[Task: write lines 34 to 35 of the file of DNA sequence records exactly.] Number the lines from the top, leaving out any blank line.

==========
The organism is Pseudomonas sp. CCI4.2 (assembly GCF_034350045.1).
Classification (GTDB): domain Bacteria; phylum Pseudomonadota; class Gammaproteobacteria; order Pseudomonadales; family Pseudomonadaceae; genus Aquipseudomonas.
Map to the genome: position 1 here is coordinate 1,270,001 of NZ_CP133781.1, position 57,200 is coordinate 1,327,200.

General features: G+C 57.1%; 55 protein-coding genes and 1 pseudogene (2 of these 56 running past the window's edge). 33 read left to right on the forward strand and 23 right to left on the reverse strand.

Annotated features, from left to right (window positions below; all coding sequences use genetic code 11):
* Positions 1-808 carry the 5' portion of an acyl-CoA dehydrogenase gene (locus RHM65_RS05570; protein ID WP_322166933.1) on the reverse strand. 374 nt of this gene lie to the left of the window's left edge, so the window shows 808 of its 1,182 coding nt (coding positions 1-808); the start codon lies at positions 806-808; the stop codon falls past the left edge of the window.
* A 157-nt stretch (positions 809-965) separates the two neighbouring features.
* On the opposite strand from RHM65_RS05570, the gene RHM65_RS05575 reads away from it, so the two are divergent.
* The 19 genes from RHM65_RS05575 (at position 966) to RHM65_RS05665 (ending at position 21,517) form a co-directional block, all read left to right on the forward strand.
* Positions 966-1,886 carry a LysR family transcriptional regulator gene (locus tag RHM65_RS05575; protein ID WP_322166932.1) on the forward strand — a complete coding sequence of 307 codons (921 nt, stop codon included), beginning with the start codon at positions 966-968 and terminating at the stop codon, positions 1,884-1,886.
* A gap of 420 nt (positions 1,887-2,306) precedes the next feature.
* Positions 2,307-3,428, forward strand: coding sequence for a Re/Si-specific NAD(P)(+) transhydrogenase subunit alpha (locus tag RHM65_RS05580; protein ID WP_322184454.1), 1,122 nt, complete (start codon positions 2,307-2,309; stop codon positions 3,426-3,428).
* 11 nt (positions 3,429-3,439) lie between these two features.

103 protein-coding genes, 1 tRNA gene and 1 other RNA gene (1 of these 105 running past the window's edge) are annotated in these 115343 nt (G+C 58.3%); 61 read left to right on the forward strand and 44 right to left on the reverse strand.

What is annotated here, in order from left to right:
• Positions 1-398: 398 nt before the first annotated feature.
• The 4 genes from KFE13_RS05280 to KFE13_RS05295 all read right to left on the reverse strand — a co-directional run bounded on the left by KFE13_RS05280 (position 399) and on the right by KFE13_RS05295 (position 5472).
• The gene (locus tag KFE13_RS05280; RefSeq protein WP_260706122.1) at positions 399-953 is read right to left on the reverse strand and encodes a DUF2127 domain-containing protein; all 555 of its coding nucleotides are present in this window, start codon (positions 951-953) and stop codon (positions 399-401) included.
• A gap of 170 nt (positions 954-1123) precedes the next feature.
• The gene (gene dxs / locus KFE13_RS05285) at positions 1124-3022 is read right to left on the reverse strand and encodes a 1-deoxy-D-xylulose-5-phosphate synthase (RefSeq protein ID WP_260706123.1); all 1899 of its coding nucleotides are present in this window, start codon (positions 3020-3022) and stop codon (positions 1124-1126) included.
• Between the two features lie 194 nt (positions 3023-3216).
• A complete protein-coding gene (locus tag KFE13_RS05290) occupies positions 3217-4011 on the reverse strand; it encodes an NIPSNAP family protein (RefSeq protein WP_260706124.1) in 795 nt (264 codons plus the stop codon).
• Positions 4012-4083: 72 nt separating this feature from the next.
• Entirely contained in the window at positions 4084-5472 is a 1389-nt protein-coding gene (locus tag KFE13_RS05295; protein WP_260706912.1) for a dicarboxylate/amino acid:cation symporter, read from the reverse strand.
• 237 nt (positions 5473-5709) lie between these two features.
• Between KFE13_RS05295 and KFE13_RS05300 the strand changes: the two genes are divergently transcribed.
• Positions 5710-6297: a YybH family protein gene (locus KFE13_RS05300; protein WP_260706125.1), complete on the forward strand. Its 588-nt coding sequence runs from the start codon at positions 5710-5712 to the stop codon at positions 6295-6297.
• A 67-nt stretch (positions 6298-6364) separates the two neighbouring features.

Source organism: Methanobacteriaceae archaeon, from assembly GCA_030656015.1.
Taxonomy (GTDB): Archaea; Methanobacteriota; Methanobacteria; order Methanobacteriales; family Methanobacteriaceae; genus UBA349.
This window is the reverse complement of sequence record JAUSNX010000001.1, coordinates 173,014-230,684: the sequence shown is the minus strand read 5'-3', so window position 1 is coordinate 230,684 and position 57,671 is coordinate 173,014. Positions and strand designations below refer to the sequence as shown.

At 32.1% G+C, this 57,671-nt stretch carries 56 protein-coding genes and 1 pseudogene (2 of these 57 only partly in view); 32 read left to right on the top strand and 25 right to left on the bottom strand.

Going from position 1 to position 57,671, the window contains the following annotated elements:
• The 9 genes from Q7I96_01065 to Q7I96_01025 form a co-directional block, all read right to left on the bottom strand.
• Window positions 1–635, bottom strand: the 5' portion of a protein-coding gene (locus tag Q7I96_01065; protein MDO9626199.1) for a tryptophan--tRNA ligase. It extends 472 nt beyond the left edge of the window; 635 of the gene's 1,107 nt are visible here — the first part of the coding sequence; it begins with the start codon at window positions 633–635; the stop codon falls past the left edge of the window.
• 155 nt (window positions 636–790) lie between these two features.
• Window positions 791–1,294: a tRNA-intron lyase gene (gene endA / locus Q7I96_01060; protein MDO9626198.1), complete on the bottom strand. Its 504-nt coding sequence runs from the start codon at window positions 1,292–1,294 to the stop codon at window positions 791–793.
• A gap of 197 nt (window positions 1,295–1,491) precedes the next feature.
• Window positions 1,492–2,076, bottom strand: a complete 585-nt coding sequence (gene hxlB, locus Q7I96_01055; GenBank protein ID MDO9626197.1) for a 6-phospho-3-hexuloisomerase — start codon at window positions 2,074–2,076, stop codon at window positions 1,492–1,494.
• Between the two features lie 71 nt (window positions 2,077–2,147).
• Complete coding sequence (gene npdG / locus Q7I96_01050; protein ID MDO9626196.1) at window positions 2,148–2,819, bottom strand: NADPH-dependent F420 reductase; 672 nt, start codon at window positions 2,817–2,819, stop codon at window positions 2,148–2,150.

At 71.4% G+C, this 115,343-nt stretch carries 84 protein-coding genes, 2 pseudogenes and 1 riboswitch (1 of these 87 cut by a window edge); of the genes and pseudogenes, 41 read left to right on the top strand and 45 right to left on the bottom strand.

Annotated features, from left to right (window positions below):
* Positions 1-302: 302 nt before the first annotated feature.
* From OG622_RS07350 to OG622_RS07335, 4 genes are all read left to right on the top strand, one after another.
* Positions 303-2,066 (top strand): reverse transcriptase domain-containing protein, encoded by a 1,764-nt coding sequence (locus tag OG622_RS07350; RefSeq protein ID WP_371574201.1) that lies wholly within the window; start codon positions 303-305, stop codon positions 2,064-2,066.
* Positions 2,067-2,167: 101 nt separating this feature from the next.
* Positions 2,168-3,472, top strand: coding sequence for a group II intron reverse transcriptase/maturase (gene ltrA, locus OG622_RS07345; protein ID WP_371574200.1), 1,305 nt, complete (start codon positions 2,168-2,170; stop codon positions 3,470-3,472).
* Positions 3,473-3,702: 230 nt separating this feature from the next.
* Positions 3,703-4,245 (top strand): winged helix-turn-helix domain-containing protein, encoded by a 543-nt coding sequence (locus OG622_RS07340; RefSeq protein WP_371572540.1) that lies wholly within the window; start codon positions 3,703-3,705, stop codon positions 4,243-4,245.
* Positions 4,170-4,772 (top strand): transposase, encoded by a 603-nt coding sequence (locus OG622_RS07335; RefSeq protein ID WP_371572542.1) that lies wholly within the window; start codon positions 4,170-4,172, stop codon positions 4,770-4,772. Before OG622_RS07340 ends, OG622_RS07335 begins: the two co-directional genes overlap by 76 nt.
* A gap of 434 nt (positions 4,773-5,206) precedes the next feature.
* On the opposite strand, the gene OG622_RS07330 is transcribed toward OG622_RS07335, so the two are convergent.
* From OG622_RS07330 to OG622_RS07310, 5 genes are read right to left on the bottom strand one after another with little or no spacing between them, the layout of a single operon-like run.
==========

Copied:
• The 9 genes from Q7I96_01065 to Q7I96_01025 form a co-directional block, all read right to left on the bottom strand.
• Window positions 1–635, bottom strand: the 5' portion of a protein-coding gene (locus tag Q7I96_01065; protein MDO9626199.1) for a tryptophan--tRNA ligase. It extends 472 nt beyond the left edge of the window; 635 of the gene's 1,107 nt are visible here — the first part of the coding sequence; it begins with the start codon at window positions 633–635; the stop codon falls past the left edge of the window.